Network 18 represents any communication network, such as a packet-based digital network like the Internet. In this manner, system 10 can readily scale to suit large enterprises. Enterprise users 12 may directly access enterprise planning and performance management system 14 via a local area network, or may remotely access enterprise planning and performance management system 14 via a virtual private network, remote dial-up, or similar remote access communication mechanism.

FIG. 2 is a block diagram illustrating one embodiment of a computing device 16A for interacting with an exemplary embodiment of enterprise planning system 14. As shown in the illustrated embodiment, enterprise planning and performance management system 14 includes web servers 20, database servers 22, and application servers 26. Also, as shown in the illustrated embodiment, computing device 16A includes applications 38A-38N (“applications 38”) and web browser 40. Although only one computing device is illustrated in FIG. 2, i.e., computing device 16A, for ease of illustration purposes, the other computing devices, i.e., computing devices 16B-16N, may be substantially similar to computing device 16A.

Web servers 20 provide an interface for communicating with user 12 via network 18. Web servers 20 execute web server software, such as Internet Information Server™ from Microsoft Corporation, of Redmond, Wash. As such, web servers 20 provide an environment for interacting with users 12 according to software modules 26.

Software modules 26 may comprise Lotus scripts, Java scripts, Java Applets, Active Server Pages, web pages written in hypertext markup language (HTML) or dynamic HTML, Active X objects, and other suitable modules. Web servers 20 serve up web pages defined by software modules 26, and communicate the web pages to computing devices 16 of enterprise users 12. The web pages may include static media, such as text and graphic imagery, as well as conventional input media such as text entry boxes, radio buttons, drop-down menus and the like, for receiving data from enterprise users 12.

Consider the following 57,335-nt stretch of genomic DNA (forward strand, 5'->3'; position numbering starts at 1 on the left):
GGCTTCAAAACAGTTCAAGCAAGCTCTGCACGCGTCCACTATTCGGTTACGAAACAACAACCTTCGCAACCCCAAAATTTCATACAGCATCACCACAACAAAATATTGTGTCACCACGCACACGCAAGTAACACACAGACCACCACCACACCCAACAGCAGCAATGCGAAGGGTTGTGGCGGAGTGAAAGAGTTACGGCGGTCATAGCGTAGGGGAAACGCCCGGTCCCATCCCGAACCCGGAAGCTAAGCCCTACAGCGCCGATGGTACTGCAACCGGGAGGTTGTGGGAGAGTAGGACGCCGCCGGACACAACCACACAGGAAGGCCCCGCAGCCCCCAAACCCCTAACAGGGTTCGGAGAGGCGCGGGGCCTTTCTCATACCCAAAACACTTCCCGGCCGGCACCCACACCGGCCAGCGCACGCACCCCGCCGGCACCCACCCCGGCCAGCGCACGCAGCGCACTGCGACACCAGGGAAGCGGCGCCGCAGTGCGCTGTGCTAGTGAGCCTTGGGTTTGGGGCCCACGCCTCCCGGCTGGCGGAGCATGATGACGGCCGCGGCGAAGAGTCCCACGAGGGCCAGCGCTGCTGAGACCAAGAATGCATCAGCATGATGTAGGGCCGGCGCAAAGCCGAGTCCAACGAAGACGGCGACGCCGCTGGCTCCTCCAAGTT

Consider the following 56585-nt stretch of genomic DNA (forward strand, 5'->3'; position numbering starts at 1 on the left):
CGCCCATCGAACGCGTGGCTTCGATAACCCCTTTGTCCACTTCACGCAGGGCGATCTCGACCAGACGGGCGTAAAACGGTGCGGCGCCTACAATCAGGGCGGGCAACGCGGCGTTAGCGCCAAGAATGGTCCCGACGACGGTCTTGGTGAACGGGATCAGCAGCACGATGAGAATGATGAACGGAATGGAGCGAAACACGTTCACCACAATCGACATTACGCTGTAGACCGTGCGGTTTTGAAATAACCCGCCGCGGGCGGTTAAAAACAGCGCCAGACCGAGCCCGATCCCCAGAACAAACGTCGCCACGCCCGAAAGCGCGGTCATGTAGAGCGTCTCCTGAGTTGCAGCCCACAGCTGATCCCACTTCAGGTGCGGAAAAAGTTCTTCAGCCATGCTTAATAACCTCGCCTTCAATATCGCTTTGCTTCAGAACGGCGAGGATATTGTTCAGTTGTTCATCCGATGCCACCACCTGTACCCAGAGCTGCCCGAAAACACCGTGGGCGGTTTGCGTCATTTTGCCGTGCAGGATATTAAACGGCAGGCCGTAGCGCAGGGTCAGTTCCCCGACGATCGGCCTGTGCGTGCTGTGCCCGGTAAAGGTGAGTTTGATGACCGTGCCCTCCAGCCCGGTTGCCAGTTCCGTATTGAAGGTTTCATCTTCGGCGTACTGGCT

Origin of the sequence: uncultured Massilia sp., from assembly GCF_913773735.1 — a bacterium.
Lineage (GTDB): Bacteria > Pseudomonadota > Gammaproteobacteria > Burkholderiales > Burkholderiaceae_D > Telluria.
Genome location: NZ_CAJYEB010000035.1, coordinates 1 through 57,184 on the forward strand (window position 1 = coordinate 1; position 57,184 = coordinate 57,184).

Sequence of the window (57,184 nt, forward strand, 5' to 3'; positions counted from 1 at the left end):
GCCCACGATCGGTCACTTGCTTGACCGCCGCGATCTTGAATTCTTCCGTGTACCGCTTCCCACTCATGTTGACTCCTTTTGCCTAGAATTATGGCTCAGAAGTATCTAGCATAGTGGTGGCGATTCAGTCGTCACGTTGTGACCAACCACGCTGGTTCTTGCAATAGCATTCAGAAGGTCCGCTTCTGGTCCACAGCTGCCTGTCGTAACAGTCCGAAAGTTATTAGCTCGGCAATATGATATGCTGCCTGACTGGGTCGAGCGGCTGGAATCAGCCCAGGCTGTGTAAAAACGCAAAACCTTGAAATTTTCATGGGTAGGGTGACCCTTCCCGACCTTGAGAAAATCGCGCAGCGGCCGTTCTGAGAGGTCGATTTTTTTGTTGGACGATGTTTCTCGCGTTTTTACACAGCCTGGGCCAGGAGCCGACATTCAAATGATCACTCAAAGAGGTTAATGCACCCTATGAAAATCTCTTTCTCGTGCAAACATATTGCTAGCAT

Software modules 26 interact with database servers 22 to access enterprise data, i.e., multidimensional tuples, stored to B-trees 28A-28N (“B-trees 28”) via tuple storage module 30 of database servers 22. Typically, B-trees 28 comprise on-line analytical processing (OLAP) databases and store the multidimensional tuples according to a linear storage structure, such as a B-tree. Tuple storage module 30 comprises data dictionaries 31A-31N (“data dictionaries 31”), software to apply a Hilbert function 32A, and software to apply an inverse Hilbert function 32B. Data dictionaries 31, as described above, maintain a mapping between entered data and references for each dimension. Typically, data dictionaries 31 maintain these mappings within B-tree data storage structures. Each of data dictionaries 31 may maintain separate mappings for each of the dimensions of the multidimensional tuples. Hilbert function 32A and inverse Hilbert function 32B implement respectively an algorithm for determining a Hilbert ordering from a multidimensional tuple and an algorithm for determining multidimensional tuple object data from a Hilbert ordering.

Application servers 24 provide an operating environment for execution of business logic modules 34, which provide functionality for accessing and processing the data stored within B-trees 28 in response to software modules 26. In particular, business logic modules 28 comprise software routines for implementing the enterprise planning functions, and are invoked by software modules 26. Application servers 24 may also provide an operating environment for execution of administration modules 36, which comprise software routines for carrying out various administrative tasks within the enterprise planning and performance management system 14.